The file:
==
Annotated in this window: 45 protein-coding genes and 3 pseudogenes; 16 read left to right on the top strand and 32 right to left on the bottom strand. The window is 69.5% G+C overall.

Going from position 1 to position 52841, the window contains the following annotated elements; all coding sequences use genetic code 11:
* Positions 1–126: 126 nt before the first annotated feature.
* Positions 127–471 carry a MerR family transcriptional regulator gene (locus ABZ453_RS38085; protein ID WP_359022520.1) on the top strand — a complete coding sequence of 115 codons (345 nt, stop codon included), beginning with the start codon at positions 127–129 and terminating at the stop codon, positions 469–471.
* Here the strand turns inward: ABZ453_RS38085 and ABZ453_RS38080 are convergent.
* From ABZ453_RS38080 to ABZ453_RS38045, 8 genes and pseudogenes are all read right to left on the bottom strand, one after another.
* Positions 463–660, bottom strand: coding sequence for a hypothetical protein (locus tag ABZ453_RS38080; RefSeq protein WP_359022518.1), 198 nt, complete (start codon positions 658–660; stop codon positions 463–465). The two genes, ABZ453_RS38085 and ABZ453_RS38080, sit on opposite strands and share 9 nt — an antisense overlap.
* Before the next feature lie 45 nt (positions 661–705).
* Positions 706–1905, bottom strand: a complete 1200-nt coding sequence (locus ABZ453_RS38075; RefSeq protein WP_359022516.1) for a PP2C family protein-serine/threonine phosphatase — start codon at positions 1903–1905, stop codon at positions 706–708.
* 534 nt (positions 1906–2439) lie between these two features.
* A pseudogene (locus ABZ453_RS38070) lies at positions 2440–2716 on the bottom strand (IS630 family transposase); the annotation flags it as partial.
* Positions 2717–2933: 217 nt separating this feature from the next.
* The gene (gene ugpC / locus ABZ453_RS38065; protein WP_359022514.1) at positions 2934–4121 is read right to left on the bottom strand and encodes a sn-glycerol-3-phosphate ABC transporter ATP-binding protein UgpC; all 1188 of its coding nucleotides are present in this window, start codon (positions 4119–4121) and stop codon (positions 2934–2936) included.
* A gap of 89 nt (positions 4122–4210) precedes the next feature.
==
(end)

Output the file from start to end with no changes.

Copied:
Annotated in this window: 45 protein-coding genes and 3 pseudogenes; 16 read left to right on the top strand and 32 right to left on the bottom strand. The window is 69.5% G+C overall.

Going from position 1 to position 52841, the window contains the following annotated elements; all coding sequences use genetic code 11:
* Positions 1–126: 126 nt before the first annotated feature.
* Positions 127–471 carry a MerR family transcriptional regulator gene (locus ABZ453_RS38085; protein ID WP_359022520.1) on the top strand — a complete coding sequence of 115 codons (345 nt, stop codon included), beginning with the start codon at positions 127–129 and terminating at the stop codon, positions 469–471.
* Here the strand turns inward: ABZ453_RS38085 and ABZ453_RS38080 are convergent.
* From ABZ453_RS38080 to ABZ453_RS38045, 8 genes and pseudogenes are all read right to left on the bottom strand, one after another.
* Positions 463–660, bottom strand: coding sequence for a hypothetical protein (locus tag ABZ453_RS38080; RefSeq protein WP_359022518.1), 198 nt, complete (start codon positions 658–660; stop codon positions 463–465). The two genes, ABZ453_RS38085 and ABZ453_RS38080, sit on opposite strands and share 9 nt — an antisense overlap.
* Before the next feature lie 45 nt (positions 661–705).
* Positions 706–1905, bottom strand: a complete 1200-nt coding sequence (locus ABZ453_RS38075; RefSeq protein WP_359022516.1) for a PP2C family protein-serine/threonine phosphatase — start codon at positions 1903–1905, stop codon at positions 706–708.
* 534 nt (positions 1906–2439) lie between these two features.
* A pseudogene (locus ABZ453_RS38070) lies at positions 2440–2716 on the bottom strand (IS630 family transposase); the annotation flags it as partial.
* Positions 2717–2933: 217 nt separating this feature from the next.
* The gene (gene ugpC / locus ABZ453_RS38065; protein WP_359022514.1) at positions 2934–4121 is read right to left on the bottom strand and encodes a sn-glycerol-3-phosphate ABC transporter ATP-binding protein UgpC; all 1188 of its coding nucleotides are present in this window, start codon (positions 4119–4121) and stop codon (positions 2934–2936) included.
* A gap of 89 nt (positions 4122–4210) precedes the next feature.